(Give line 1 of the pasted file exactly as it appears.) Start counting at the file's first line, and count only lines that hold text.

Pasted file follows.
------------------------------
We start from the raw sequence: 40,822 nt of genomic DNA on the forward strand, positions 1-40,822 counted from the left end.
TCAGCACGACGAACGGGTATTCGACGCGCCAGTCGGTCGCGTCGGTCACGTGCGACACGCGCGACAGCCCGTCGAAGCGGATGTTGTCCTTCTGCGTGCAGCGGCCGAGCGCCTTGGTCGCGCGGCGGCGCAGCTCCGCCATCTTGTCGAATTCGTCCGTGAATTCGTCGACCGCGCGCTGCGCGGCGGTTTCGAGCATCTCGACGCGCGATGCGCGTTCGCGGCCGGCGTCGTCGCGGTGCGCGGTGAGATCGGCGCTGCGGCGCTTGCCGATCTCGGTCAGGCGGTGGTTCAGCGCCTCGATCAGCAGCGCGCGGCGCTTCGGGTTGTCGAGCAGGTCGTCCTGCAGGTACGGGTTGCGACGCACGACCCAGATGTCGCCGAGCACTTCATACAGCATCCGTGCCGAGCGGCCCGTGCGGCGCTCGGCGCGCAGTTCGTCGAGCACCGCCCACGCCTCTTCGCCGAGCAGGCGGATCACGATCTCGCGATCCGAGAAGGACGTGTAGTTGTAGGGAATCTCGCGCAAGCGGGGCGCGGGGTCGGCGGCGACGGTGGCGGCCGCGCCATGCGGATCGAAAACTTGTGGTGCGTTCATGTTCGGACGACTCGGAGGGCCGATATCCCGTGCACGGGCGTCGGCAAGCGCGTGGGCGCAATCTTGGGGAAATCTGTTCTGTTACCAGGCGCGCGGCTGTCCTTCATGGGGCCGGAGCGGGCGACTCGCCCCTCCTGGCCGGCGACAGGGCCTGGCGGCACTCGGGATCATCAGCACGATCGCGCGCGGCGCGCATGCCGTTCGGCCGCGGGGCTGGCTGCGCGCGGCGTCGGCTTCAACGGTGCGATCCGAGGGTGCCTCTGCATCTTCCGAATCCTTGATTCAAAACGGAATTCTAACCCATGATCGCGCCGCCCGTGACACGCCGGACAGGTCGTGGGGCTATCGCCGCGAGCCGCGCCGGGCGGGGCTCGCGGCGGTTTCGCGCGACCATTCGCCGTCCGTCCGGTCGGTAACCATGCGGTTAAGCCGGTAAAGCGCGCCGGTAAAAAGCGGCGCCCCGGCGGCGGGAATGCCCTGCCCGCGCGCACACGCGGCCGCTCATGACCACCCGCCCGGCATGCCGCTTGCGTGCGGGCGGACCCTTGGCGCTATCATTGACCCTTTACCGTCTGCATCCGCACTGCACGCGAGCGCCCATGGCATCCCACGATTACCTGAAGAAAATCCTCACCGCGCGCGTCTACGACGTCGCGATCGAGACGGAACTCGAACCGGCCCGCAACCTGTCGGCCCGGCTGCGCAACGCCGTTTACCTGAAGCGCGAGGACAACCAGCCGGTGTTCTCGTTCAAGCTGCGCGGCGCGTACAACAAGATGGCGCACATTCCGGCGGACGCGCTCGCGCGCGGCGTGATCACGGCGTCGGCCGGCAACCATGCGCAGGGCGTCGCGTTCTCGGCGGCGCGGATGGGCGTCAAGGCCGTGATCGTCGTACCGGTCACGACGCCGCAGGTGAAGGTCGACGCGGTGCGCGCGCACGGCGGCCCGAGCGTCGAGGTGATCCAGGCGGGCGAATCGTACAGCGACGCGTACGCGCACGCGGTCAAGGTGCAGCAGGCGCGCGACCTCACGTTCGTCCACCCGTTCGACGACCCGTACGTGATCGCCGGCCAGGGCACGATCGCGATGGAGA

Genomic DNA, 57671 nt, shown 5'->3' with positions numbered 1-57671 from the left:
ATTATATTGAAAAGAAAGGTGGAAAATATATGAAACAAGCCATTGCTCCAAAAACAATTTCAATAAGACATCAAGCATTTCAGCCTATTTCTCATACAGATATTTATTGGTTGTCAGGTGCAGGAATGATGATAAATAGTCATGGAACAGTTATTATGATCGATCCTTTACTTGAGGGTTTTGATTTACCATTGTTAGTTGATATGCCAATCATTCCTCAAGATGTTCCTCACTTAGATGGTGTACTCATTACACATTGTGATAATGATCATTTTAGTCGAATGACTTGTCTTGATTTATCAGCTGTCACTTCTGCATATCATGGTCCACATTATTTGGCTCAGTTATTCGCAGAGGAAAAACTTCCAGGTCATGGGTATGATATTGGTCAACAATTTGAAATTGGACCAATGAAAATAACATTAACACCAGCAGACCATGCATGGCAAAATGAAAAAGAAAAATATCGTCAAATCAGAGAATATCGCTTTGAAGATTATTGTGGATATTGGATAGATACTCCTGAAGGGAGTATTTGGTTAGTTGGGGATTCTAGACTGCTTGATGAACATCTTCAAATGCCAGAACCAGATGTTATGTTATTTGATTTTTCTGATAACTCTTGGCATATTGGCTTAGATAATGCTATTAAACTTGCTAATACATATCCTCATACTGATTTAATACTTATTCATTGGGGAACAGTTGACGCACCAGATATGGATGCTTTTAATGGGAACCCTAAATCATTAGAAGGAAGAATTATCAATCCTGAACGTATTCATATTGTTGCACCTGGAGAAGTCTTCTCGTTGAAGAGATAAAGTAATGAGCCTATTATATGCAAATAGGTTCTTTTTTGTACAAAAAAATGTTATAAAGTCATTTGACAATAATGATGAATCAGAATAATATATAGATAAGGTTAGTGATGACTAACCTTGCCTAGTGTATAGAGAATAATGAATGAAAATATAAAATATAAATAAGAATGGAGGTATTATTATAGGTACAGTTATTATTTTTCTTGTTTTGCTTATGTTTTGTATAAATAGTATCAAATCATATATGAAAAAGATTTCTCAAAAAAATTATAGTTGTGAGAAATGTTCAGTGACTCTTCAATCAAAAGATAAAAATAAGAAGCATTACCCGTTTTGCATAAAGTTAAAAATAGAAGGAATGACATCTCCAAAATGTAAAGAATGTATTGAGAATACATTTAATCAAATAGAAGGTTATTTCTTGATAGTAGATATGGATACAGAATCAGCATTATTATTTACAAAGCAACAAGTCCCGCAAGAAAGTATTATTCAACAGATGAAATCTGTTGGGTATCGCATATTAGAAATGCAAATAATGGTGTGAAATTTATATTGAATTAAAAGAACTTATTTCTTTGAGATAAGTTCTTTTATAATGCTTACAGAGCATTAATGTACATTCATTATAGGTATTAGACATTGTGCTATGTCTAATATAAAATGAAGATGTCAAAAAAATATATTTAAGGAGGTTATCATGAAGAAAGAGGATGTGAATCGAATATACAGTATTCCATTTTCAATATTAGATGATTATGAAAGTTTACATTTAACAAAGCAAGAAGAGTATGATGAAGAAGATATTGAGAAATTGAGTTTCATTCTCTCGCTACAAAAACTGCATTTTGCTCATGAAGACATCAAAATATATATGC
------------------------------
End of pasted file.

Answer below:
We start from the raw sequence: 40,822 nt of genomic DNA on the forward strand, positions 1-40,822 counted from the left end.